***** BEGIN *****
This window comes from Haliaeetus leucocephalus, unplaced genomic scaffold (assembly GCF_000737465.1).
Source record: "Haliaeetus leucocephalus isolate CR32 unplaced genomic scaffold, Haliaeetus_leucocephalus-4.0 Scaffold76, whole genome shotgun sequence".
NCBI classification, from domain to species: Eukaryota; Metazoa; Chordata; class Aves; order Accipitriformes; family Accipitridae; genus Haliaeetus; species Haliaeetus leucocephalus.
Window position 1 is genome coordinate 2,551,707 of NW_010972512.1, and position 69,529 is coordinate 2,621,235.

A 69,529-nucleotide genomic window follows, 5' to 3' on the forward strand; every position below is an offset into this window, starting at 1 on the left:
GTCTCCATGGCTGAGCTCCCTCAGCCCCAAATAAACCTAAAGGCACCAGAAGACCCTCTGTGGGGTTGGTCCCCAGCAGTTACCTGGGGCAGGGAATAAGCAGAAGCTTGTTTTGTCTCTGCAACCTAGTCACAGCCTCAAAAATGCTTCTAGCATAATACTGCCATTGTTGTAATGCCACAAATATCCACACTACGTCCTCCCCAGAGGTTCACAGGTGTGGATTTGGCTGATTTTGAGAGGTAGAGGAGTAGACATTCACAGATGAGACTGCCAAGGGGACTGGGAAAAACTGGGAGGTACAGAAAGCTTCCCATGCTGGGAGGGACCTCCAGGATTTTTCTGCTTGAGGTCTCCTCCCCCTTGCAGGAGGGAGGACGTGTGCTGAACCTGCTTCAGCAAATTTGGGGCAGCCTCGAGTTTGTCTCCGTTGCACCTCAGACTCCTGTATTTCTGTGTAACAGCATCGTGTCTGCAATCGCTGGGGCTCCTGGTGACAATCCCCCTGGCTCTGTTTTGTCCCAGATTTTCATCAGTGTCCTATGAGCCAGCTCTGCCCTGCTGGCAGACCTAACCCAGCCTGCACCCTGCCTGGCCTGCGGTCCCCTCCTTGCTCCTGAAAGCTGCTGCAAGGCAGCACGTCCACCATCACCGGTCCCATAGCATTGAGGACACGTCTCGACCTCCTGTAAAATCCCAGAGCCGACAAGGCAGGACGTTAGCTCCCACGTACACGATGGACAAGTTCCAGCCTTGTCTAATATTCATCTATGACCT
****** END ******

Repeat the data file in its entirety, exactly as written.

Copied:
This window comes from Haliaeetus leucocephalus, unplaced genomic scaffold (assembly GCF_000737465.1).
Source record: "Haliaeetus leucocephalus isolate CR32 unplaced genomic scaffold, Haliaeetus_leucocephalus-4.0 Scaffold76, whole genome shotgun sequence".
NCBI classification, from domain to species: Eukaryota; Metazoa; Chordata; class Aves; order Accipitriformes; family Accipitridae; genus Haliaeetus; species Haliaeetus leucocephalus.
Window position 1 is genome coordinate 2,551,707 of NW_010972512.1, and position 69,529 is coordinate 2,621,235.

A 69,529-nucleotide genomic window follows, 5' to 3' on the forward strand; every position below is an offset into this window, starting at 1 on the left:
GTCTCCATGGCTGAGCTCCCTCAGCCCCAAATAAACCTAAAGGCACCAGAAGACCCTCTGTGGGGTTGGTCCCCAGCAGTTACCTGGGGCAGGGAATAAGCAGAAGCTTGTTTTGTCTCTGCAACCTAGTCACAGCCTCAAAAATGCTTCTAGCATAATACTGCCATTGTTGTAATGCCACAAATATCCACACTACGTCCTCCCCAGAGGTTCACAGGTGTGGATTTGGCTGATTTTGAGAGGTAGAGGAGTAGACATTCACAGATGAGACTGCCAAGGGGACTGGGAAAAACTGGGAGGTACAGAAAGCTTCCCATGCTGGGAGGGACCTCCAGGATTTTTCTGCTTGAGGTCTCCTCCCCCTTGCAGGAGGGAGGACGTGTGCTGAACCTGCTTCAGCAAATTTGGGGCAGCCTCGAGTTTGTCTCCGTTGCACCTCAGACTCCTGTATTTCTGTGTAACAGCATCGTGTCTGCAATCGCTGGGGCTCCTGGTGACAATCCCCCTGGCTCTGTTTTGTCCCAGATTTTCATCAGTGTCCTATGAGCCAGCTCTGCCCTGCTGGCAGACCTAACCCAGCCTGCACCCTGCCTGGCCTGCGGTCCCCTCCTTGCTCCTGAAAGCTGCTGCAAGGCAGCACGTCCACCATCACCGGTCCCATAGCATTGAGGACACGTCTCGACCTCCTGTAAAATCCCAGAGCCGACAAGGCAGGACGTTAGCTCCCACGTACACGATGGACAAGTTCCAGCCTTGTCTAATATTCATCTATGACCT